Seeking Common Ground: Canada-U.S. Trade Dispute Settlement Policies in the Nineties

By Andrew D. M. Anderson | Go to book overview

lack of originality in advancing the ideas and procedures that were contained in the earlier Agreement is probably due to the underlying reasons for NAFTA. To a large extent it could be argued that NAFTA did not arise out of a genuine desire for international free trade but instead as an attempt to encourage investment in Mexico (which for all intents and purposes if treated as a company would be declared bankrupt) and to provide a counter-trading block to the EC by the United States, if the recently completed GATT Round had failed (though the United States still has to sign it into domestic law). Perhaps part of the rationale was an attempt to control the northward expansion of Mexico into the United States in the form of illegal immigration, as well as to control "social dumping" by Mexican industry encouraged to locate in the Maquiladoro zones, particularly those that border the United States, with such spillover consequences as pollution. 22

Economists, however, should not look a gift horse in the mouth. While NAFTA has certainly increased the protectionist stance of a country such as Canada to external parties in certain areas with, for example, the increase of North American content requirements in autos from 50 per cent to 62.5 per cent by the year 2002, NAFTA appears to open up more markets than it closes. Many people have argued that Canada by not joining the NAFTA would have shut itself out of the negotiations of what may eventually be a broader hemispheric free trade area. However, NAFTA has still created a problem by providing a series of bilateral trade agreements rather than a truly trilateral FTA with input from all Parties in areas such as the "unfair" trade law and general trade disputes resolution mechanisms.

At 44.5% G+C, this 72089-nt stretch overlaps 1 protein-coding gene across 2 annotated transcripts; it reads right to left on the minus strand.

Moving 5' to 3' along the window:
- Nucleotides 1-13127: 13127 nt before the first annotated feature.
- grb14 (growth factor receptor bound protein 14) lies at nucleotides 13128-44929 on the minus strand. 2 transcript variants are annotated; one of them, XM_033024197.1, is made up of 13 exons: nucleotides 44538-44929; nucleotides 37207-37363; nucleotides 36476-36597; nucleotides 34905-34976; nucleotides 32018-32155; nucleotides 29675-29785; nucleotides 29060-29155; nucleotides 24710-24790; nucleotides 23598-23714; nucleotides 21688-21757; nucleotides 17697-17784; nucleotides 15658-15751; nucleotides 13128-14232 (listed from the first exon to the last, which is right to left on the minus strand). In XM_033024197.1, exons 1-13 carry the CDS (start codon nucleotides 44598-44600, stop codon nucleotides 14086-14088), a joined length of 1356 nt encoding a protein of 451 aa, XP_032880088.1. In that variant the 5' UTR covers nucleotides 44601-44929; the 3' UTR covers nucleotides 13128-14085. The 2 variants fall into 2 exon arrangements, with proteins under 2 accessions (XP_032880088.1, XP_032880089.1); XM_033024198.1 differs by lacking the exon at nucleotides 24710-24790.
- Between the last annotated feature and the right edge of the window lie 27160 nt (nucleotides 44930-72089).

Notes
1.
Part of this chapter appeared in an earlier version published by Andrew D. M. Anderson and Alan M. Rugman ( 1990), "The Dispute Settlement Mechanisms' Cases in the Canada-United States Free Trade Agreement: ,"An Economic Evaluation George Washington Journal of International Law and Economics, Vol. 24, No. 1:1-43. Permission granted to reprint parts.
3.
For further discussion of the earlier GATT Panel decision on the Salmon and Herring case (USA-89-1807-01) (Arbitration Panel 1989), see McDorman ( 1990a). A good review of the U.S. trade laws and how they have affected the Canadian fishing industry is found in McDorman ( 1990b). For more general background information, see the Financial Post ( 1989) and Solomon ( 1989).
4.
The 1994 GATT Agreements will in future restrict the ability of the United States to unilaterally impose such restrictions, when and if they ratify this Agreement.
5.
See McKenna ( 1994), Fraser ( 1994), Globe and Mail ( 1994), and Toronto Star ( 1994).
6.
See Arbitration Panel ( 1990b), in particular subsections. 7.21, 7.22, 7.38, and 8.01 in Part VIII Summary and Conclusions.

-222-

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